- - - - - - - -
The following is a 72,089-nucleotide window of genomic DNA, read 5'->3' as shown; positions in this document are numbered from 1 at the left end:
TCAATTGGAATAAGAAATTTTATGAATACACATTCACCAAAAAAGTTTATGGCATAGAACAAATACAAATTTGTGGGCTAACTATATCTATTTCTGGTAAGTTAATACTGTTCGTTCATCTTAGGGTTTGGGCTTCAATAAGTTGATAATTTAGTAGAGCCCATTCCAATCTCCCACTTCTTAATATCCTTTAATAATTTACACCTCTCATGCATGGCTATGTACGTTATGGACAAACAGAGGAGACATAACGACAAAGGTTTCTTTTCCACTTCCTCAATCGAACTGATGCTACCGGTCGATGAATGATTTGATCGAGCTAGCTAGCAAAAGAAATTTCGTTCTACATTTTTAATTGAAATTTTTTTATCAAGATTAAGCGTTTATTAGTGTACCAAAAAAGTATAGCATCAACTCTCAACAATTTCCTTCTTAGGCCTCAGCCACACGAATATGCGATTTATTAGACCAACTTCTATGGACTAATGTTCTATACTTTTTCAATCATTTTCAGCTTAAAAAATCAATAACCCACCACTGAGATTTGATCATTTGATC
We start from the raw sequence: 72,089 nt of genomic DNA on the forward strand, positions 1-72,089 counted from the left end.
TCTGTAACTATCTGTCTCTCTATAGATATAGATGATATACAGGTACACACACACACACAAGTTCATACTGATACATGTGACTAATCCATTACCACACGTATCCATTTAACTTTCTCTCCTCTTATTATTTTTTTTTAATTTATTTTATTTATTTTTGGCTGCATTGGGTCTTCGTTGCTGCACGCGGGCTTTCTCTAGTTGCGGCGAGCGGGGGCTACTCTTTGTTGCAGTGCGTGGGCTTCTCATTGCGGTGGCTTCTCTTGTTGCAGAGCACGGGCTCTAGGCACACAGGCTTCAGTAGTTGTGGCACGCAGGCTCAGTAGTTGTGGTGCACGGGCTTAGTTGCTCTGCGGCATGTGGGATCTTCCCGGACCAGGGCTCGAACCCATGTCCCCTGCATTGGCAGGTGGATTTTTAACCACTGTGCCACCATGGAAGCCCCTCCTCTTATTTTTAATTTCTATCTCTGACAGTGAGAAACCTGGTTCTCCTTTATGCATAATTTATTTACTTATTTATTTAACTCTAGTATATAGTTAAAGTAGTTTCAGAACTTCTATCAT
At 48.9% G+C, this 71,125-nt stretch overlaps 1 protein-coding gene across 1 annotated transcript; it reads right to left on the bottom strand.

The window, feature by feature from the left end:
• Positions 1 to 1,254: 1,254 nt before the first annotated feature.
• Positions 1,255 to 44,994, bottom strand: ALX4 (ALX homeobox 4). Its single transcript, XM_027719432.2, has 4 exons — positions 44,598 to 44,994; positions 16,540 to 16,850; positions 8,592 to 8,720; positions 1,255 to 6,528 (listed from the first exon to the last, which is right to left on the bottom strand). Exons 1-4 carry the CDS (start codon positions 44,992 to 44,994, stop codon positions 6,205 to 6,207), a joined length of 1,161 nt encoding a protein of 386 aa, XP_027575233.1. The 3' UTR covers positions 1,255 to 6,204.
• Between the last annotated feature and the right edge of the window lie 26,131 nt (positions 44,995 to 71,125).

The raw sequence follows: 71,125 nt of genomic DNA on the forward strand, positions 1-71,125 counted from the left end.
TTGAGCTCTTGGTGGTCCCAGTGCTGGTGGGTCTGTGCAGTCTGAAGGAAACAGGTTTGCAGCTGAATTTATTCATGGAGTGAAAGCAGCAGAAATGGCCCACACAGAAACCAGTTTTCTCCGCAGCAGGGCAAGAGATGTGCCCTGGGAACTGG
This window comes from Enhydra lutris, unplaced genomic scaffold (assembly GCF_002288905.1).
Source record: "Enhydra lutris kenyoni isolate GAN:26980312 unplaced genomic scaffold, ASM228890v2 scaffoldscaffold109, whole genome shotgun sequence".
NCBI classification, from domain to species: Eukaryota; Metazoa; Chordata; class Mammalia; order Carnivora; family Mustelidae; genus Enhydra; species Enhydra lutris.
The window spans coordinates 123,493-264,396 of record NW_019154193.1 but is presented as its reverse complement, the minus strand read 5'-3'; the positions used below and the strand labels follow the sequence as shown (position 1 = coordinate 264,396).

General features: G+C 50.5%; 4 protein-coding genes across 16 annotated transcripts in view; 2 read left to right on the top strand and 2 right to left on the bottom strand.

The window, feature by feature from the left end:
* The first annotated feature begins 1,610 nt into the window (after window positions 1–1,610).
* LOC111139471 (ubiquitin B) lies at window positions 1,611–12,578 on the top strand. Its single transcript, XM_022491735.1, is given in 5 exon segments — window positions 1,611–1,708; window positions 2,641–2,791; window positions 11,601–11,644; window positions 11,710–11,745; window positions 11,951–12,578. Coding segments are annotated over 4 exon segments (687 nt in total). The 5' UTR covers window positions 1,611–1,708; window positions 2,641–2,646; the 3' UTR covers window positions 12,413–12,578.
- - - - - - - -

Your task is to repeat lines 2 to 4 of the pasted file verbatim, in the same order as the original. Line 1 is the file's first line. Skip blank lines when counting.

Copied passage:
TCAATTGGAATAAGAAATTTTATGAATACACATTCACCAAAAAAGTTTATGGCATAGAACAAATACAAATTTGTGGGCTAACTATATCTATTTCTGGTAAGTTAATACTGTTCGTTCATCTTAGGGTTTGGGCTTCAATAAGTTGATAATTTAGTAGAGCCCATTCCAATCTCCCACTTCTTAATATCCTTTAATAATTTACACCTCTCATGCATGGCTATGTACGTTATGGACAAACAGAGGAGACATAACGACAAAGGTTTCTTTTCCACTTCCTCAATCGAACTGATGCTACCGGTCGATGAATGATTTGATCGAGCTAGCTAGCAAAAGAAATTTCGTTCTACATTTTTAATTGAAATTTTTTTATCAAGATTAAGCGTTTATTAGTGTACCAAAAAAGTATAGCATCAACTCTCAACAATTTCCTTCTTAGGCCTCAGCCACACGAATATGCGATTTATTAGACCAACTTCTATGGACTAATGTTCTATACTTTTTCAATCATTTTCAGCTTAAAAAATCAATAACCCACCACTGAGATTTGATCATTTGATC
We start from the raw sequence: 72,089 nt of genomic DNA on the forward strand, positions 1-72,089 counted from the left end.
TCTGTAACTATCTGTCTCTCTATAGATATAGATGATATACAGGTACACACACACACACAAGTTCATACTGATACATGTGACTAATCCATTACCACACGTATCCATTTAACTTTCTCTCCTCTTATTATTTTTTTTTAATTTATTTTATTTATTTTTGGCTGCATTGGGTCTTCGTTGCTGCACGCGGGCTTTCTCTAGTTGCGGCGAGCGGGGGCTACTCTTTGTTGCAGTGCGTGGGCTTCTCATTGCGGTGGCTTCTCTTGTTGCAGAGCACGGGCTCTAGGCACACAGGCTTCAGTAGTTGTGGCACGCAGGCTCAGTAGTTGTGGTGCACGGGCTTAGTTGCTCTGCGGCATGTGGGATCTTCCCGGACCAGGGCTCGAACCCATGTCCCCTGCATTGGCAGGTGGATTTTTAACCACTGTGCCACCATGGAAGCCCCTCCTCTTATTTTTAATTTCTATCTCTGACAGTGAGAAACCTGGTTCTCCTTTATGCATAATTTATTTACTTATTTATTTAACTCTAGTATATAGTTAAAGTAGTTTCAGAACTTCTATCAT